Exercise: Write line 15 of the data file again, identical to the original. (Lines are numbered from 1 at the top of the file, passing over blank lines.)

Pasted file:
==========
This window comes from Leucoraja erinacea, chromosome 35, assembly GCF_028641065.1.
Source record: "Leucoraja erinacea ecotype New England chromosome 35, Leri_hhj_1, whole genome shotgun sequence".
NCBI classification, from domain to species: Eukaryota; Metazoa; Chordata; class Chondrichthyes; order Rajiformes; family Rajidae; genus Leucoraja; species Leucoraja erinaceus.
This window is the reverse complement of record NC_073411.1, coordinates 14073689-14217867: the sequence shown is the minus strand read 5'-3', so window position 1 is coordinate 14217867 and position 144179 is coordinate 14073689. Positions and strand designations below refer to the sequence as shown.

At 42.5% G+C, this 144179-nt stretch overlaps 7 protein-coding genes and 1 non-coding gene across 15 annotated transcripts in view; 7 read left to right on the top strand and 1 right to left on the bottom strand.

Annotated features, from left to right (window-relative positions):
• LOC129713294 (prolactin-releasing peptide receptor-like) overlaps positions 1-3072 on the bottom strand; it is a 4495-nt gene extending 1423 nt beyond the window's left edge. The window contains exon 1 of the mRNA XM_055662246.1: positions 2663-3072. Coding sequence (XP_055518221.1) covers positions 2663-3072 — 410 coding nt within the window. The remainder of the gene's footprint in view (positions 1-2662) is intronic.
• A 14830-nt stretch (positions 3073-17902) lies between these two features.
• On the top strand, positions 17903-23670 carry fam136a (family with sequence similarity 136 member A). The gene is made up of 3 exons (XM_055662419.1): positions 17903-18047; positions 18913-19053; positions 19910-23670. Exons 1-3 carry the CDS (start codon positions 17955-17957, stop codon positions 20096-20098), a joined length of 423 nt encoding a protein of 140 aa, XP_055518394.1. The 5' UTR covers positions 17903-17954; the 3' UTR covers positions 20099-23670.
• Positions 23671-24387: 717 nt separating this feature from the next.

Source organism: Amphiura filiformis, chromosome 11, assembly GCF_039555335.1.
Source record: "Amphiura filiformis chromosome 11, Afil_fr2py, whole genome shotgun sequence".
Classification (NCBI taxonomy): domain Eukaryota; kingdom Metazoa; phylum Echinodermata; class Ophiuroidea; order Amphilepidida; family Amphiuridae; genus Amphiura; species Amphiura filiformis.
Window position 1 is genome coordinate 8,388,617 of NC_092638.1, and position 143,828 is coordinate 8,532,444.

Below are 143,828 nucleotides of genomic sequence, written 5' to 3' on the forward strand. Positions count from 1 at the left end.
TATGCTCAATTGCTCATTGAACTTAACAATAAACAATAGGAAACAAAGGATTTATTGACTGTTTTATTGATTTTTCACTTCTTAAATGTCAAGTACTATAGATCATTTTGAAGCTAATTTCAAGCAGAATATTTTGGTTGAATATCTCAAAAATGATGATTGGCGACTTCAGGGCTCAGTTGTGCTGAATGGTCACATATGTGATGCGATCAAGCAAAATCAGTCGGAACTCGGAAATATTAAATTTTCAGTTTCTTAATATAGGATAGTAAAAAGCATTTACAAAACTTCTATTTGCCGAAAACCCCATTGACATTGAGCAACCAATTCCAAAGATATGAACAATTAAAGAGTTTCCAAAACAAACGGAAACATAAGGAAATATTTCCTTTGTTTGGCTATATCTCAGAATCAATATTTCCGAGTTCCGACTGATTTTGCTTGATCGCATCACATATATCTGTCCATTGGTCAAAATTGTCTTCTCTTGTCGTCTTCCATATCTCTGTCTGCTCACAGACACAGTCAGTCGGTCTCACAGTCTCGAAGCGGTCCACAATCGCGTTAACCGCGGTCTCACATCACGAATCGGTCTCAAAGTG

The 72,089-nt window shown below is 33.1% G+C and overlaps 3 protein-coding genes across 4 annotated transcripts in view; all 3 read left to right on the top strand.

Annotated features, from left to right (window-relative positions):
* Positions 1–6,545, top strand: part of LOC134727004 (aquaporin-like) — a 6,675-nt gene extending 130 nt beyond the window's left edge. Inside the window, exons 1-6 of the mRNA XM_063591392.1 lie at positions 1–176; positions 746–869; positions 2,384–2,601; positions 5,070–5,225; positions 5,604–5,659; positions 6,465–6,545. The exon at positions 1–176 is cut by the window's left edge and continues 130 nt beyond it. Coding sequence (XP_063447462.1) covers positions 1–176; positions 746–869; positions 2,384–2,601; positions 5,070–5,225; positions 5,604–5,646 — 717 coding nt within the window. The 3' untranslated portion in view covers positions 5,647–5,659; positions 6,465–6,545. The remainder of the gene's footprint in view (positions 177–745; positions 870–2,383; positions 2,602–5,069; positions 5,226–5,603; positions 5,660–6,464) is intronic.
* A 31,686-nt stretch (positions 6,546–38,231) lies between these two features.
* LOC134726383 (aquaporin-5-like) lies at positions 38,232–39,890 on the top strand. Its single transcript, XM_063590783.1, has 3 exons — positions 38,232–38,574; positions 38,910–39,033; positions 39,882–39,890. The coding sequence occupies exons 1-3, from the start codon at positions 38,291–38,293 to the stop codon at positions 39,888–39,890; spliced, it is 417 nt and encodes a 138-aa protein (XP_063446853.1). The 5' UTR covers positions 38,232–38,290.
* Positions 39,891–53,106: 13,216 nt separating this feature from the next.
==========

Below are 143,828 nucleotides of genomic sequence, written 5' to 3' on the forward strand. Positions count from 1 at the left end.